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Kevin Trudeau Gets 10 Years in Prison

Kevin Trudeau, the con man who sold fake diets to people and made tens of millions of dollars doing it, has been sentenced to 10 years in prison for criminal contempt for failing to comply with earlier punishments for the fraud he carried out on vast numbers of people.

Chicago-based TV pitchman Kevin Trudeau was sentenced to 10 years in prison today for repeatedly defying court orders to pay a whopping $37 million fine over his fraudulent infomercials.

Trudeau, 51, smiled slightly as U.S. District Judge Ronald Guzman imposed the sentence. The judge called him “deceitful to the very core.”…

In a court filing last week, prosecutors ripped the infomercial king for what they called his “brazen defiance” of federal judges in Chicago over the past decade and accused him of preying on the sick, the poor and the insecure over three decades of fraud and deceit.

Trudeau has been jailed since Nov. 12 when he was convicted by a federal jury of criminal contempt for lying in infomercials about the contents of his weight loss book that called for punishing calorie restrictions and a crippling list of food restrictions.

Prosecutors said Trudeau has made no payments toward the $37 million fine imposed by the Federal Trade Commission despite continuing to live a lavish lifestyle. Between mid-2010 and March 2013, Trudeau spent at least $12 million on first-class airfare, gym memberships, trips to the salon, $12,000 cuff links, a six-figure Bentley automobile and a mansion in Oak Brook and a California residence that cost a combined $15,500 a month, according to the filing…

Trudeau “preys upon the sick who want to be made healthy, the poor who want to become rich, and the insecure who want to feel better about themselves,” prosecutors wrote in the filing.

Trudeau made one big mistake. He should have called it The Jesus Diet and put in a bunch of religious language. Then his fraud would have been legally protected.

Comments

  1. jba55 says

    I wonder if I can interest him in my new book, “How to Survive the Yard: 10 Secrets THEY Don’t Want You to Know!”

  2. dingojack says

    jba55 – sounds like the click-bait above*.
    :) Dingo
    ———–
    * eg ‘The top 39 menu items you can order from popular restaurants’. (Obviously they stole a menu from a few local fast-food joints then randomly chose 13 items from each menu. Must of taken them – minutes).

  3. cry4turtles says

    I agree Trudeau is a fraud; however, I purchased one of his books in 05. It was difficult if not impossible to read ( repetitive due to lack of editors?), but it did prompt me to research soda. What I learned convinced me to never touch the stuff again.

  4. leftwingfox says

    The “wonderful” thing about conspiracy-based fraud: prosecution for fraud becomes validation of the conspiracy.

  5. Alverant says

    Robert Half Technology once sent me out to interview at one of his companies a few years ago. At the interview they talked about the “Law of Attraction” and the website bragged that it would put members in contact with the Illuminati and “the Brotherhood”. It was hard for me not to LOL. It was also outside the limits I set in terms of length of commute and RHT knew it. It was my last interview with that company.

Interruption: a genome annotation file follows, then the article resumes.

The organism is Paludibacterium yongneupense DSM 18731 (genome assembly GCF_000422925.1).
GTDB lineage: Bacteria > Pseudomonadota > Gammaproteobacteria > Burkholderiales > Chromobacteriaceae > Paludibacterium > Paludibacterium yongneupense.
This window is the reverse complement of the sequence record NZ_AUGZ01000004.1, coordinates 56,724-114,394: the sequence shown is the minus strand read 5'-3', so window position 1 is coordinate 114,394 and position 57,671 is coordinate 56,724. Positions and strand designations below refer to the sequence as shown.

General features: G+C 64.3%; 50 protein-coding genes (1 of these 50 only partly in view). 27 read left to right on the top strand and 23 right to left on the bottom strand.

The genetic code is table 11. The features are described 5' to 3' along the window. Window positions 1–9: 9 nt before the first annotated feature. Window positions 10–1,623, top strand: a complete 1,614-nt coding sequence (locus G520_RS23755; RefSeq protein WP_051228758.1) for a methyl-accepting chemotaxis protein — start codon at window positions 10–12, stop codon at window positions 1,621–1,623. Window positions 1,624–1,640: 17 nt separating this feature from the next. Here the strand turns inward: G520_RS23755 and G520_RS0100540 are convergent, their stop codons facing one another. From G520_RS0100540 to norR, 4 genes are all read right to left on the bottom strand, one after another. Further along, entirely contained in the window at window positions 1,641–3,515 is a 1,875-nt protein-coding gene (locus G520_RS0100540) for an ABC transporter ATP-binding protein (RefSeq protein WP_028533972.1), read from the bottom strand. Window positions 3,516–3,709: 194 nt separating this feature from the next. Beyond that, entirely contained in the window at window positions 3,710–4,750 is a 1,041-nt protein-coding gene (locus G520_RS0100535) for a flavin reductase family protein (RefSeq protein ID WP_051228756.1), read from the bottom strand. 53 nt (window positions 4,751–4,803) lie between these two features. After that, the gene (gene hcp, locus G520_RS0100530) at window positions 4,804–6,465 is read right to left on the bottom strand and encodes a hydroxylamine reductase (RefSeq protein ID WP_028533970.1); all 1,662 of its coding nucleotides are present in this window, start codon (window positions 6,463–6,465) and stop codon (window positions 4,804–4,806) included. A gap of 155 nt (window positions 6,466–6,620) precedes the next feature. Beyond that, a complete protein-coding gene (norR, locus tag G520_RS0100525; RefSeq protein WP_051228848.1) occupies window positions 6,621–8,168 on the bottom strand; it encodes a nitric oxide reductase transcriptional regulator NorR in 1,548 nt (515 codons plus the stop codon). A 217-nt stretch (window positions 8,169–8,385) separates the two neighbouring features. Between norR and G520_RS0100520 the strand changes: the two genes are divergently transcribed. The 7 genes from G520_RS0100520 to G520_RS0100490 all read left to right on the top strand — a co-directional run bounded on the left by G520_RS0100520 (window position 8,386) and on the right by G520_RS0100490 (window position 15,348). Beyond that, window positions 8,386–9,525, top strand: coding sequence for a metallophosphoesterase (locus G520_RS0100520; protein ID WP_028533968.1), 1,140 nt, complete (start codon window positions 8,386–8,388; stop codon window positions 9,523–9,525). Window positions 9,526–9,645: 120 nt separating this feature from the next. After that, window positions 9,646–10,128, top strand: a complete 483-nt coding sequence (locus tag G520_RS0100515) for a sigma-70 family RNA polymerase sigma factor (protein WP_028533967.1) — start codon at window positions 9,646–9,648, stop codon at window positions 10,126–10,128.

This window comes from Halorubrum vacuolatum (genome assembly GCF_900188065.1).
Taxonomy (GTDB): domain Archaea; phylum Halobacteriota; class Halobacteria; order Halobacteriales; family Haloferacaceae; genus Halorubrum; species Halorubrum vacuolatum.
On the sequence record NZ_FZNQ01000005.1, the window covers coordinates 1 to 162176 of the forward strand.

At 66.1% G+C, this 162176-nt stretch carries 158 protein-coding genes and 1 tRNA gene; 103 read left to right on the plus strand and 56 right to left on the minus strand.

6. says

    Trudeau likely won’t have to worry about an income when he gets out. He’ll just work the martyrdom angle and continue to fleece the same suckers.

  7. Sastra says

    Kevin Trudeau appealed to the romantic ideal of the lone and brave individual fighting against an overwhelming enemy, discovering and using the hidden secrets of nature. The only thing that slightly surprises me is how obviously dishonest he was. It’s so easy to fall for one’s own bullshit — particularly this kind — but Kevin apparently never did. No, he didn’t delude himself, he really was and remained a con man. There’s almost a bit of integrity in that. Almost.

  8. Pierce R. Butler says

    Trudeau, 51, smiled slightly as U.S. District Judge Ronald Guzman imposed the sentence.

    Maybe he had expected 30 years?

  9. dingojack says

    Sastra – “The only thing that slightly surprises me is how obviously dishonest he was. It’s so easy to fall for one’s own bullshit — particularly this kind — but Kevin apparently never did. No, he didn’t delude himself, he really was and remained a con man. ”

    I’m curious, how did you come to this conclusion?*

    Dingo
    ——–
    * not that I have any special insight into such matters, but it seems that ‘believing our own hype’ is a trap that almost all of us fall into at one time or another (Proverbially, conmen are so used to using lies as truths they start to believe in them eventually).

  10. says

    Ed said:

    Trudeau made one big mistake. He should have called it The Jesus Diet and put in a bunch of religious language. Then his fraud would have been legally protected.

    I know this was an off-the-cuff remark, Ed, but…..damn would I like to hear you expound on this!

  11. says

    OT
    @5 Alverant

    RHT sent me to an interview that was WAY outside my commute. Then the company offered me a job. 2 years later, I’m still commuting. Damn you RHT for getting me a good job (and damn my landlord for charging such low rent that I refuse to move).

  12. Pieter B, FCD says

    Pierce R Butler wrote:

    Maybe he had expected 30 years?

    I had read that 20 years was a possibility, and was surprised that the judge didn’t throw the book at him given his expressed contempt for Trudeau’s entire crooked life.

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